The P2X7 receptor regulates cell survival, migration and invasion of pancreatic ductal adenocarcinoma cells
© Giannuzzo et al. 2015
Received: 20 April 2015
Accepted: 18 November 2015
Published: 25 November 2015
Pancreatic ductal adenocarcinoma (PDAC) is presently one of the cancers with the worst survival rates and least effective treatments. Moreover, total deaths due to PDAC are predicted to increase in the next 15 years. Therefore, novel insights into basic mechanism of PDAC development and therapies are needed. PDAC is characterized by a complex microenvironment, in which cancer and stromal cells release different molecules, such as ATP. ATP can be transported and/or exocytosed from active cancer cells and released from dying cells in the necrotic core of the cancer. We hypothesized that one of the ATP receptors, the P2X7 receptor (P2X7R) could be an important player in PDAC behaviour.
We determined the expression (real time PCR and Western blot) and localization (immunofluorescence) of P2X7R in human PDAC cell lines (AsPC-1, BxPC-3, Capan-1, MiaPaCa-2, Panc-1) and a “normal” human pancreatic duct epithelial cell line (HPDE). The function of P2X7R in proliferation (BrdU assay), migration (wound assay) and invasion (Boyden chamber with matrigel) was characterized. Furthermore, we studied P2X7R-dependent pore formation (YoPro-1 assay) and cell death (caspase and annexin V / propidium iodide assays).
We found higher expression of P2X7R protein in PDAC compared to HPDE cells. P2X7R had notable disparate effects on PDAC survival. Firstly, high concentrations of ATP or the specific P2X7R agonist, BzATP, had cytotoxic effects in all cell lines, and cell death was mediated by necrosis. Moreover, the P2X7R–pore antagonist, A438079, prevented ATP-induced pore formation and cell death. Second, in basal conditions and with low concentrations of ATP/BzATP, the P2X7R allosteric inhibitor AZ10606120 reduced proliferation in all PDAC cell lines. P2X7R also affected other key characteristics of cancer cell behavior. AZ10606120 reduced cell migration and invasion in PDAC cell lines compared to that of untreated/vehicle-treated control cells, and stimulation with sub-millimolar concentrations of ATP or BzATP substantially increased cell invasion.
PDAC cell lines overexpress P2X7R and the receptor plays crucial roles in cell survival, migration and invasion. Therefore, we propose that drugs targeting P2X7R could be exploited in therapy of pancreatic cancer.
Pancreatic Ductal Adenocarcinoma (PDAC) is an aggressive and devastating disease . The estimated 5-year survival rate is less than 5 %, even in regions of the world with the best healthcare, and incidence is expected to rise with ageing population . In USA, total deaths due to pancreatic cancer (where PDAC constitute about 90 % of these cancers), are projected to increase dramatically and become the second leading cause of cancer-related deaths before 2030 . Due to redundancy of pancreatic function, the disease is detected relatively late, when the local tumor has advanced or the disease has disseminated. Most conventional chemotherapies fail to give substantial responses in PDAC and one of the important factors may be the unusual and impermeable tumor microenvironment (TME). PDAC is a solid tumor rich in stromal cells and exhibiting marked desmoplasia, stiffness and poor vascularization . The cellular compartment of TME includes, apart from cancer cells, pancreatic stellate cells (PSCs), cancer associated fibroblasts, various immune cells, endothelial cells and pericytes. The acellular component includes, extracellular matrix (ECM) components and matrix-degrading enzymes, as well as a number of growth factors and cytokines , autocrine/paracrine factors, metabolites and ions. In the complex TME, cancer and stromal cells release a variety of molecules that can support tumor proliferation, migration, invasion and immune system escape . One relevant and multifunctional candidate is ATP, which can be released from metabolically active cancer cells and other cells to the extracellular space via plasma membrane transport systems or by exocytosis, and from dying cells in the tumor necrotic area . It is difficult to detect intra-tumor ATP levels due to up-regulated ecto-nucleotidases and hydrolysis of ATP to adenosine . Using plasma membrane luciferase and bioluminescence detection, it has been possible to detect extracellular ATP at hundreds micromolar concentration in tumor interstitium in melanoma and ovarian cancer . However, methods to monitor ATP concentration gradients across tissues or tumors are not yet available.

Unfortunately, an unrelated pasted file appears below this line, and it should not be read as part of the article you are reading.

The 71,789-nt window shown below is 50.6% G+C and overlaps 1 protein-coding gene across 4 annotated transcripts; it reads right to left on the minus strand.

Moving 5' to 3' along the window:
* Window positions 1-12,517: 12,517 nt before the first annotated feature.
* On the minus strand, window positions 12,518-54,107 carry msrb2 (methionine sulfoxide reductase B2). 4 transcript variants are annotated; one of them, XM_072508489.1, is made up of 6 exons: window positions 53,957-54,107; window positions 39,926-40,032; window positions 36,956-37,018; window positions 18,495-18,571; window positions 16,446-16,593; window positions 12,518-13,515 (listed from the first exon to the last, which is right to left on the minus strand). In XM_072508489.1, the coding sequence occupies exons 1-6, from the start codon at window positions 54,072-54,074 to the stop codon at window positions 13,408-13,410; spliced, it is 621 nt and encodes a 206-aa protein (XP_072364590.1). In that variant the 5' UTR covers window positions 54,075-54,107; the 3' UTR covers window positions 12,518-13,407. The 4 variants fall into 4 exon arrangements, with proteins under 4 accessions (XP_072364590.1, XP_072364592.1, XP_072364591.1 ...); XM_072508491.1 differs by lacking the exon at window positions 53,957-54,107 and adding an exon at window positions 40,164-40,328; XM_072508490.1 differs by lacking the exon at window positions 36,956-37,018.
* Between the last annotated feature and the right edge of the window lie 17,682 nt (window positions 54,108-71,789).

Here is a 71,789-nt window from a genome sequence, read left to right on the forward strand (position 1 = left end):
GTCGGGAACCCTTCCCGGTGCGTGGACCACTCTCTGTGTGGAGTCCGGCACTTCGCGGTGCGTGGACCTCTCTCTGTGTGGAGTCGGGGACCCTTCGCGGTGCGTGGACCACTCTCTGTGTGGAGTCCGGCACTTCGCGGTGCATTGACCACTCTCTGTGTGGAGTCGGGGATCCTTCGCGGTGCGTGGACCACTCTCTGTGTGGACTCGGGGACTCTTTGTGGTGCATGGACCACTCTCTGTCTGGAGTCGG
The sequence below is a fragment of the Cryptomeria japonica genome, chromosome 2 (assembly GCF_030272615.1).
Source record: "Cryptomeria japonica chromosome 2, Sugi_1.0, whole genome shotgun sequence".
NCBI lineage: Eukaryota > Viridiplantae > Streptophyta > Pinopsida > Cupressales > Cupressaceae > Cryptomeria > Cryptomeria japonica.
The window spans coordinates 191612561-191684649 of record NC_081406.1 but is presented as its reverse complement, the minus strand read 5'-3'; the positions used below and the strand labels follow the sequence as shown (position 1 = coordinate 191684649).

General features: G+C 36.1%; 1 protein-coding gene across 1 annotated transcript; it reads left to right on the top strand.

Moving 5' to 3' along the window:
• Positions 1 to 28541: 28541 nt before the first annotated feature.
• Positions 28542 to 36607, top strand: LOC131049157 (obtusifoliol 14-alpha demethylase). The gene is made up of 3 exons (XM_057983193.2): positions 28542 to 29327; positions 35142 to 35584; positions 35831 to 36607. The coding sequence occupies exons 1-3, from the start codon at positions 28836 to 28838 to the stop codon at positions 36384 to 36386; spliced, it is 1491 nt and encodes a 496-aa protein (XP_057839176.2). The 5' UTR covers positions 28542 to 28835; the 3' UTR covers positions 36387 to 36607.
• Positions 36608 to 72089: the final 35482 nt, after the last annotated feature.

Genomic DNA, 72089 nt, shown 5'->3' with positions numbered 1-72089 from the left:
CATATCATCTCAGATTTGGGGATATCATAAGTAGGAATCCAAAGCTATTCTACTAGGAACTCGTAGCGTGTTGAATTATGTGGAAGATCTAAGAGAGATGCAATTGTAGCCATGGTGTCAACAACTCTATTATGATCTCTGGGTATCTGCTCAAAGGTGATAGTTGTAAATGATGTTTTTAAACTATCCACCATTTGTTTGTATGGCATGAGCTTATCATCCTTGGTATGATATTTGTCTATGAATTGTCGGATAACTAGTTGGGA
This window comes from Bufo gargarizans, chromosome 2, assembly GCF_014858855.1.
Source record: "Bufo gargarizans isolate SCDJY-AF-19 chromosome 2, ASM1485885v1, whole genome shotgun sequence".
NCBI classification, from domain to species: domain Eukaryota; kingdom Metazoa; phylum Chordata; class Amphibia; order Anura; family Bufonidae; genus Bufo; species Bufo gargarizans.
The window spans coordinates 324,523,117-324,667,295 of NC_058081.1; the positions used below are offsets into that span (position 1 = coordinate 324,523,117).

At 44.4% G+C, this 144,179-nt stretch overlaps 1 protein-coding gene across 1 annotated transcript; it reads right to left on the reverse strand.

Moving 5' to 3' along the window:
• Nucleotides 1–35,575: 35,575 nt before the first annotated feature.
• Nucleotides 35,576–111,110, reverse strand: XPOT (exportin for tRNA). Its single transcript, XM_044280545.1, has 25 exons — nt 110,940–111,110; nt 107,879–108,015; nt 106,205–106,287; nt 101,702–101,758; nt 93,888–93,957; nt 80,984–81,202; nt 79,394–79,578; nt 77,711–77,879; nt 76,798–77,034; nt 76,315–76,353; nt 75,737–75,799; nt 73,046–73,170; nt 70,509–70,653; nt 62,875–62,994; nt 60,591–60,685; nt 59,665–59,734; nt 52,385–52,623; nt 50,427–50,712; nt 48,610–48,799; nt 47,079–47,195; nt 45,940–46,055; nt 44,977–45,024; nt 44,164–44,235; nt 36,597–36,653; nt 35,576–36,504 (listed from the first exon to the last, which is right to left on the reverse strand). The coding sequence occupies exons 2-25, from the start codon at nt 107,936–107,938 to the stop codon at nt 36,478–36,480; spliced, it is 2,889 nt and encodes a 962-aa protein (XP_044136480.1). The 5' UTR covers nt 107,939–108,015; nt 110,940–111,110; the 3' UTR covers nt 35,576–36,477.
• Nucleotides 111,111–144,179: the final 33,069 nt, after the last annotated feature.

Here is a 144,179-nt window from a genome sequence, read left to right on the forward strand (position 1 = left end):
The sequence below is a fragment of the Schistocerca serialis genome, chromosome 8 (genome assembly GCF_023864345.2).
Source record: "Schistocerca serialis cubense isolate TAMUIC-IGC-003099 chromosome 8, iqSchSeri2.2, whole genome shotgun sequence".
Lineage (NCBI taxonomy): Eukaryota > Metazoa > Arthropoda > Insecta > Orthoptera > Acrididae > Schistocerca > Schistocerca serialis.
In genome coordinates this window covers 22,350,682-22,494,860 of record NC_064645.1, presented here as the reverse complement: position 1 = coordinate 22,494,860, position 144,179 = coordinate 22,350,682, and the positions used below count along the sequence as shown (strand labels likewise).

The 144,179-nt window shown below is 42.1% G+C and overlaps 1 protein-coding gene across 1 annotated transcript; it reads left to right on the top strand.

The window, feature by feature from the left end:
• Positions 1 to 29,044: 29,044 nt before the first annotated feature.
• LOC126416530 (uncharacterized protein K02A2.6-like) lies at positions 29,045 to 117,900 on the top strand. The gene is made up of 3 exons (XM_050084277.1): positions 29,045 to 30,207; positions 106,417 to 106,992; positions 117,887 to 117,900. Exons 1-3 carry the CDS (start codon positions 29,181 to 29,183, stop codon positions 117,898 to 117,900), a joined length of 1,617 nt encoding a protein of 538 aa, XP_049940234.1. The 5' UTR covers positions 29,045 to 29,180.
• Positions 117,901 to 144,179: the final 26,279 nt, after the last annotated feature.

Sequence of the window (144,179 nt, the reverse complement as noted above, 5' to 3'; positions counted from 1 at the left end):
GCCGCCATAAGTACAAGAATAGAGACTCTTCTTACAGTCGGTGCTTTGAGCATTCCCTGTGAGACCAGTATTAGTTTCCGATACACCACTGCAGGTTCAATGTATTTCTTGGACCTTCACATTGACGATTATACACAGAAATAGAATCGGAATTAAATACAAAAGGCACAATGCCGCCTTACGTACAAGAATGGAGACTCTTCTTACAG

ATP and other extracellular nucleotides activate two families of receptors: P2X receptors, a family of ligand-gated receptor channels; and P2Y receptors, G protein-coupled receptors . One of the most remarkable purinergic receptors is the P2X7 receptor, because it has a crucial role in several physiological and pathophysiological processes and because the receptor is highly polymorphic, and single nucleotide polymorphism (SNPs) are associated with several diseases including central nervous system diseases, pain, osteoporosis, cancer and inflammation . There are nine different human splice variants - named P2X7A–J (P2X7B, P2X7C, P2X7E, P2X7G and P2X7J lack of C-terminal) , and isoforms A and B are the most studied. P2X7 receptor (P2X7R) is a two membrane-spanning domain protein that forms trimers and at submillimolar extracellular ATP concentrations behaves as a cation channel and elicits a number of cellular responses. An extensively documented and well established role of the receptor is in cell death. At millimolar ATP concentrations P2X7R mediates plasma membrane permeabilization, due to formation of pores permeable to large molecules (up to 900 Da) [11, 12], and this leads to apoptotic/necrotic events [13, 14]. Recently, several reports showed a novel characteristic of P2X7R, namely that it can increase cell proliferation [15, 16]. This effect may be elicited at basal or low ATP concentrations [17, 18] and/or depends on isoforms expression .